The Camaraderie was huddled together, belting out the songs and raising our beers high into the air. About halfway through his set, he played "This November". That song means the fucking world to me. It's my favorite for a reason. I screamed the entire song at the top of my lungs, feeling the booze course through me. Then, something wonderful happened. He played "The Church Of Level Track". THE campfire anthem for me and the boys. We grabbed for each other and, arm in arm, belted out the entire song. The smiles on our face were so broad it hurt. And then, shortly thereafter, he played "Avoiding Catatonic Surrender". This brought the entire Camaraderie into each others' arms. Exasperated from singing so loudly, I felt woozy after the songs. All of us were a little unsteady on our feet.
After his set, everything was slightly hazy. Lairen drove the drunken lot of us back to our side of town and we all feasted on crappy food at Shari's. There's something to be said about eating breakfast with most of your best friends at one a.m..
The next morning, hungover yet again, Robin and I drove to Mike and Heather's. We were all going into the Southeast for brunch. Michull and Maggie arrived, pleasantly surprising us. After waiting a ridiculous amount of time for our food and drinks, we finally hit our stride. We ate great food and drank bloody marys and mimosas. We spent a few hours sitting at a picnic table, under an umbrella and out of the rain while we talked and drank. It was a helluva way to spend a Saturday.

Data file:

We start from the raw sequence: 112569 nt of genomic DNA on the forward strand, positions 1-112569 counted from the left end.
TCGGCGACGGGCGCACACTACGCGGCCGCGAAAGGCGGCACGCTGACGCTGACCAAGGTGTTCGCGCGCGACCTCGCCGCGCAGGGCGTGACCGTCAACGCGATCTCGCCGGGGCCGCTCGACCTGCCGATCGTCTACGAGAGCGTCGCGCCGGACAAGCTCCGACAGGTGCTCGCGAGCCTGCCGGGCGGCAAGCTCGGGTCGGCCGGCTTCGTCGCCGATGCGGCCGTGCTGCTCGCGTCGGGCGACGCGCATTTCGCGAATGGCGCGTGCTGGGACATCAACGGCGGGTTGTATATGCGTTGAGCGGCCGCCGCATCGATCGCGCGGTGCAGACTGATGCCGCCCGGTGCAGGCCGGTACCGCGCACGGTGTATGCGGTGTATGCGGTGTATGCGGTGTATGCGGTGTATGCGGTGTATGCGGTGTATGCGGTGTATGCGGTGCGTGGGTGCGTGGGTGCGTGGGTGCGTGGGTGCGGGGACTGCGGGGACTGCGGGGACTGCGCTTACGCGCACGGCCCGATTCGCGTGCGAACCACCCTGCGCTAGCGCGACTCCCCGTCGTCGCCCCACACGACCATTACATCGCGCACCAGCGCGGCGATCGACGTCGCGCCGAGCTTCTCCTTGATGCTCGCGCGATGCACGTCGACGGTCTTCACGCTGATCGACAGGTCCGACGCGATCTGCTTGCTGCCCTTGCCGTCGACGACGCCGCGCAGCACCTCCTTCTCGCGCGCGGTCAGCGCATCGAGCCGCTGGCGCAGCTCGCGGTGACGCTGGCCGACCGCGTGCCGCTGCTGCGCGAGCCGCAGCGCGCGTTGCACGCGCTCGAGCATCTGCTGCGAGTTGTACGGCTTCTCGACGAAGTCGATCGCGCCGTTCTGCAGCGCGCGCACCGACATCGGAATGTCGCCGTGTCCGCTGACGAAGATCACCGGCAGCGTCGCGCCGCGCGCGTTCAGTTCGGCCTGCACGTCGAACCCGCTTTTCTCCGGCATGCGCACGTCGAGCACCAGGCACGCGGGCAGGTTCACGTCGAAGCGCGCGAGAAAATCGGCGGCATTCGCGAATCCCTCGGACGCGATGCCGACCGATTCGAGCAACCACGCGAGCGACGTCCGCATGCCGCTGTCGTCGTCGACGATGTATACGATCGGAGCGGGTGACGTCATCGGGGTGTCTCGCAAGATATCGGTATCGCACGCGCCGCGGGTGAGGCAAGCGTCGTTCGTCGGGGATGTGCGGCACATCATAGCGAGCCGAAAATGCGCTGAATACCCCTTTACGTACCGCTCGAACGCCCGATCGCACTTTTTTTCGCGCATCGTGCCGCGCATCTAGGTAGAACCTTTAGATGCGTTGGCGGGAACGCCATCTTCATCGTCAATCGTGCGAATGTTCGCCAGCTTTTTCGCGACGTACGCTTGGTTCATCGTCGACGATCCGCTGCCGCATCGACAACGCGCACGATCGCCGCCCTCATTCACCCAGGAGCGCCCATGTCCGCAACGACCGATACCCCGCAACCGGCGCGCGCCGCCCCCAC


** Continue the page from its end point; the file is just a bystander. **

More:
AFterwards, Robin and I headed back home and wiled away the afternoon on the futon. I was reeling from the last couple of days and I wanted some sleep. I passed out for a while and Robin played Sonic 2 (and didn't beat it). The cloudy skies showed through our window and the rain fell gently. Wrapped in blankets and with Robin by my side, the outside world ceased to exist. I had everything I wanted in that moment. My liver and lungs were a bit wrecked from the last few days and the happy memories of spending so much quality time with those closest to me lulled me into a peaceful nap.